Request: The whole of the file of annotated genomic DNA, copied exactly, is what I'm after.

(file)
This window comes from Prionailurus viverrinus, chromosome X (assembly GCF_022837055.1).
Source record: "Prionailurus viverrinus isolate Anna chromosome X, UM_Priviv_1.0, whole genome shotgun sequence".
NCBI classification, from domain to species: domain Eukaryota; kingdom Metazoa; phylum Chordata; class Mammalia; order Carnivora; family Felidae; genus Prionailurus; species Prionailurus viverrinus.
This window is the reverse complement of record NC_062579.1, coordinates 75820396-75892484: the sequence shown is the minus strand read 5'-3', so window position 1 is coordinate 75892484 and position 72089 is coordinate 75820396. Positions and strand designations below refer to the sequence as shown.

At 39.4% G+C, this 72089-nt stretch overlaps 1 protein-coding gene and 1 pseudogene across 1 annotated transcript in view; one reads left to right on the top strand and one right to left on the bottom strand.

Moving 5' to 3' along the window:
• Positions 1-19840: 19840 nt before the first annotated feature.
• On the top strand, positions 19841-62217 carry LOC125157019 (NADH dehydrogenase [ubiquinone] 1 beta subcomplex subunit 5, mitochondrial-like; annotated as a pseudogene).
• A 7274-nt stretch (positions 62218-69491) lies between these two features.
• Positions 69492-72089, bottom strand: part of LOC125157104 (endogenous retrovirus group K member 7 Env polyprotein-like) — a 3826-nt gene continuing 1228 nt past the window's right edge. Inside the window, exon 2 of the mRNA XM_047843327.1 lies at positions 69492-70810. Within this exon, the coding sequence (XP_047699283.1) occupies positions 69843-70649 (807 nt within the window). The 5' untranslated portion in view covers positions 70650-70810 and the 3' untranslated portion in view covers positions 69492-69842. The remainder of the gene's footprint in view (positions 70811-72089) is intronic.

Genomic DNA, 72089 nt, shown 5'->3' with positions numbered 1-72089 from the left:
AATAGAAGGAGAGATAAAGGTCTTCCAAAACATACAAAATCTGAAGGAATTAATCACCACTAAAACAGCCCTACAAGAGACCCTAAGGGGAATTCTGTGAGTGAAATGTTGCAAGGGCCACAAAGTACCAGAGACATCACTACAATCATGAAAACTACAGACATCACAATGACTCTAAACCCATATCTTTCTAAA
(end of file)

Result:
This window comes from Prionailurus viverrinus, chromosome X (assembly GCF_022837055.1).
Source record: "Prionailurus viverrinus isolate Anna chromosome X, UM_Priviv_1.0, whole genome shotgun sequence".
NCBI classification, from domain to species: domain Eukaryota; kingdom Metazoa; phylum Chordata; class Mammalia; order Carnivora; family Felidae; genus Prionailurus; species Prionailurus viverrinus.
This window is the reverse complement of record NC_062579.1, coordinates 75820396-75892484: the sequence shown is the minus strand read 5'-3', so window position 1 is coordinate 75892484 and position 72089 is coordinate 75820396. Positions and strand designations below refer to the sequence as shown.

At 39.4% G+C, this 72089-nt stretch overlaps 1 protein-coding gene and 1 pseudogene across 1 annotated transcript in view; one reads left to right on the top strand and one right to left on the bottom strand.

Moving 5' to 3' along the window:
• Positions 1-19840: 19840 nt before the first annotated feature.
• On the top strand, positions 19841-62217 carry LOC125157019 (NADH dehydrogenase [ubiquinone] 1 beta subcomplex subunit 5, mitochondrial-like; annotated as a pseudogene).
• A 7274-nt stretch (positions 62218-69491) lies between these two features.
• Positions 69492-72089, bottom strand: part of LOC125157104 (endogenous retrovirus group K member 7 Env polyprotein-like) — a 3826-nt gene continuing 1228 nt past the window's right edge. Inside the window, exon 2 of the mRNA XM_047843327.1 lies at positions 69492-70810. Within this exon, the coding sequence (XP_047699283.1) occupies positions 69843-70649 (807 nt within the window). The 5' untranslated portion in view covers positions 70650-70810 and the 3' untranslated portion in view covers positions 69492-69842. The remainder of the gene's footprint in view (positions 70811-72089) is intronic.

Genomic DNA, 72089 nt, shown 5'->3' with positions numbered 1-72089 from the left:
AATAGAAGGAGAGATAAAGGTCTTCCAAAACATACAAAATCTGAAGGAATTAATCACCACTAAAACAGCCCTACAAGAGACCCTAAGGGGAATTCTGTGAGTGAAATGTTGCAAGGGCCACAAAGTACCAGAGACATCACTACAATCATGAAAACTACAGACATCACAATGACTCTAAACCCATATCTTTCTAAA